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Agile Computing: Article

What Does the "Architecture of Attention" Look Like?

From "Attention Economy" to "Attention Architecture"

Alex Iskold (pictured), Contibuting Editor to SYS-CON Media's Web 2.0 Journal, writes: I had an interesting chat last night with Chris Saad of Touchstone about their platform and the attention market. The conversation was prompted by the announcement on TechCrunch that one of the leaders in the attention space, RootMarkets, received funding from Chicago Board of Trades. This conversation with Chris and post on TechCrunch got me thinking: we all agree that we are heading towards the attention economy, but what does the "architecture of attention" look like?
To make the concept of attention compelling and to prove to the consumers that their attention information is important, we need to build applications that provide useful services. And to build these applications we need a platform for the attention players to plug into. In short, we need attention ecosystem, where application providers can interplay and deliver definitive value to the end users.
The Roots of Attention
It may not be widely known, but the foundations of the attention economy and architecture have been already laid out.  Steve Gilmore and Seth Goldstein established AttentionTrust.org – a non-profit organization with a mission to both educate the people about the value of their attention and to establish the infrastructure  for capturing individual attention.
The AttentionTrust serves as a forum for discussing and establishing principles, values and rights of consumers. The founders have outlined the following principles for its operation:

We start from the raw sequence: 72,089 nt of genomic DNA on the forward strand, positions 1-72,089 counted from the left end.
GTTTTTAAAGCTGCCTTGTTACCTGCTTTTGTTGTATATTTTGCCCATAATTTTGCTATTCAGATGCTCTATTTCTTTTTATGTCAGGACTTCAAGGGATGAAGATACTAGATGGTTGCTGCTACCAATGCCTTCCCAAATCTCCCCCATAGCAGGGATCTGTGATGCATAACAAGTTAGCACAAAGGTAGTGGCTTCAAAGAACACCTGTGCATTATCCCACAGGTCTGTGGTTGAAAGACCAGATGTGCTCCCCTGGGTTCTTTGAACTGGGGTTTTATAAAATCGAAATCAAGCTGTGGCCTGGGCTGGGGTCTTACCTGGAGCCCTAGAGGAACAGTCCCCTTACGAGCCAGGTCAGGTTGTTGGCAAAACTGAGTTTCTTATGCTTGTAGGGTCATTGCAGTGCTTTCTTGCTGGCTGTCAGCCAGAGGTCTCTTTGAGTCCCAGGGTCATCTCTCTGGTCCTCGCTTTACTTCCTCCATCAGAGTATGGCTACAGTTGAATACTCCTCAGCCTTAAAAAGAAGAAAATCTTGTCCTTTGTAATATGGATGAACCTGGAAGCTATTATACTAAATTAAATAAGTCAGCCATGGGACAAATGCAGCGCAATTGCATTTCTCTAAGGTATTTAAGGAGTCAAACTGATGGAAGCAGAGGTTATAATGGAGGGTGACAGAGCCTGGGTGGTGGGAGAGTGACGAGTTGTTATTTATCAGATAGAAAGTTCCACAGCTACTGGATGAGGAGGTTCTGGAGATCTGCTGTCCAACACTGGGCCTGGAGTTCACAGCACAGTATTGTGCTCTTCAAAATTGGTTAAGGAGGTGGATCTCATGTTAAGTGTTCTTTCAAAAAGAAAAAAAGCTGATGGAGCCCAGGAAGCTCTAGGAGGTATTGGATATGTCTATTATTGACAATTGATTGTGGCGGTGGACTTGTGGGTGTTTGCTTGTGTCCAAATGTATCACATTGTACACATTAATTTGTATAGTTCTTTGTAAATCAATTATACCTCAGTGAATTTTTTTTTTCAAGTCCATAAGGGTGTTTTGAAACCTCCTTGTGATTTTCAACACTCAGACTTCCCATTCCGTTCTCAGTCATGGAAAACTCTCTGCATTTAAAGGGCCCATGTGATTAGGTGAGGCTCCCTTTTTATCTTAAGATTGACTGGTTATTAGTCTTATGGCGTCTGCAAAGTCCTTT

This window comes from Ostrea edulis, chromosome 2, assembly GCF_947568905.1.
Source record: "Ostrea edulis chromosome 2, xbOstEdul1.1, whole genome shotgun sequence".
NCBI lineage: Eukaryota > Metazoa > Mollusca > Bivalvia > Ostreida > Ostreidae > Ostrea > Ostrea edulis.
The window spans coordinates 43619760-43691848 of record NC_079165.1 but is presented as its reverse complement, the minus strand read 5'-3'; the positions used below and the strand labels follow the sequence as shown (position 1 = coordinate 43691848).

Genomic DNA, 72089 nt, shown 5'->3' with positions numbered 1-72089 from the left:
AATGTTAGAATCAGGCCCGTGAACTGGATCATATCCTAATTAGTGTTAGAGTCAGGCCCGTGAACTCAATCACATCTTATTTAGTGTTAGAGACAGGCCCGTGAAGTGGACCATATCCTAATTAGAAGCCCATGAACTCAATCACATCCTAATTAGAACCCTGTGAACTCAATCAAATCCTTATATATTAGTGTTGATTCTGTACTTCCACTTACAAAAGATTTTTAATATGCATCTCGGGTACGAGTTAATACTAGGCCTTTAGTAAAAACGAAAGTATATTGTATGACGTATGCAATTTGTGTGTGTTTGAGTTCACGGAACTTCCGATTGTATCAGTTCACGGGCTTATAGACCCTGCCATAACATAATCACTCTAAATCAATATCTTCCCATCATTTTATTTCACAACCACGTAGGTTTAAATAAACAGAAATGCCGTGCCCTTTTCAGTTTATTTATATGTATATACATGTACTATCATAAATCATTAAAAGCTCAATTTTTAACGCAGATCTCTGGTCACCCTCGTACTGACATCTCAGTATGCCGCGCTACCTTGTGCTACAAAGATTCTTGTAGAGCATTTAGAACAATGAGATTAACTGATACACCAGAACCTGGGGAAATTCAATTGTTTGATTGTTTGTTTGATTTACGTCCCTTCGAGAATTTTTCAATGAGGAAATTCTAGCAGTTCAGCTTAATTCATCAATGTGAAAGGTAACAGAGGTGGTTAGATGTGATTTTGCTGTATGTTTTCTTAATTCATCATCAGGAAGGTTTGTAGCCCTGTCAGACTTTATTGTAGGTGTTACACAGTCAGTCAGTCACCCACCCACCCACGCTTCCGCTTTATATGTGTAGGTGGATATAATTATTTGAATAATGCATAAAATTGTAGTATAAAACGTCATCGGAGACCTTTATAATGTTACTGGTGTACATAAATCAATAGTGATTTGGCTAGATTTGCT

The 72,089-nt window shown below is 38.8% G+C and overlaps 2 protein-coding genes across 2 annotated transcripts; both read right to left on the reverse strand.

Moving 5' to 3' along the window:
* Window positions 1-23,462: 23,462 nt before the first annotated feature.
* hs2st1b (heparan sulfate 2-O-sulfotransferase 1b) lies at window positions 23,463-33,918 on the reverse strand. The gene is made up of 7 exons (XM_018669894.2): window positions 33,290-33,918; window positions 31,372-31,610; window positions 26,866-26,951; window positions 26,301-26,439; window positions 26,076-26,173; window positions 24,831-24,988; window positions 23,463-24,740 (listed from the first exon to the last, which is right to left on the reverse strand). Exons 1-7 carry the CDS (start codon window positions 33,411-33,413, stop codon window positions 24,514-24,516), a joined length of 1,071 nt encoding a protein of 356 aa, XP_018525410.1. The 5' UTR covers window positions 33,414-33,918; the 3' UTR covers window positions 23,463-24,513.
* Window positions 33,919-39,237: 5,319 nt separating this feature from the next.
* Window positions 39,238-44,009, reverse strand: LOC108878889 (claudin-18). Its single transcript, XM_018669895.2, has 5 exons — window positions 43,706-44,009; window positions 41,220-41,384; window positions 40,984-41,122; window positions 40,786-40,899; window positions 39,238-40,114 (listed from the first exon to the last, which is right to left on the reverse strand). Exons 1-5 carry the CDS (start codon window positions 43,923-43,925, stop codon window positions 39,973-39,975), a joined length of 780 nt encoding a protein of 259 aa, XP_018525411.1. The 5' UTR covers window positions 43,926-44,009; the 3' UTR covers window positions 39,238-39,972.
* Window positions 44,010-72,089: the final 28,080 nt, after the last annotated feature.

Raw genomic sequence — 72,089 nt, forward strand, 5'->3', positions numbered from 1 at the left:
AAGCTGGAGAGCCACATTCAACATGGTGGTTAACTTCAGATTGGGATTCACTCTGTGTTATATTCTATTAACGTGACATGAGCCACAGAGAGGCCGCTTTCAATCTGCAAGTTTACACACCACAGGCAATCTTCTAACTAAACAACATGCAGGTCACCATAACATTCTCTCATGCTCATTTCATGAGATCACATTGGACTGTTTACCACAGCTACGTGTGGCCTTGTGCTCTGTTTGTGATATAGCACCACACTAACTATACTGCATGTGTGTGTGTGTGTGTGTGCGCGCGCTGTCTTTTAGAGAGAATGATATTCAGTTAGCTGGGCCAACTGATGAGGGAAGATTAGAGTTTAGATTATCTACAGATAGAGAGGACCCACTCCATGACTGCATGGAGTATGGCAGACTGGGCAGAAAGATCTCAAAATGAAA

• Property: You own your attention and can store it wherever you wish. You have CONTROL.
  • Mobility: You can securely move your attention wherever you want whenever you want to. You have the ability to TRANSFER your attention.
  • Economy: You can pay attention to whomever you wish and receive value in return. Your attention has WORTH.
  • Transparency: You can see exactly how your attention is being used. You can DECIDE who you trust.
These founding principles capture the essence of the attention economy. With every click, with every look at the computer screen you are paying attention. This attention information has a huge value, and it can be used to provide you back with valuable services.

The Foundations of Attention Architecture
AttentionTrust.org and RootMarkets, the attention company founded by Seth Goldstein, worked out an architecture for capturing and storing the user attention shown in the Figure 1 below.
The attention is captured by the browser extension, called AttentionRecorder. The recorder simply records which URL the user went to and when. With the recorder the user has an option of either storing the click stream locally or directing it to an AttentionVault.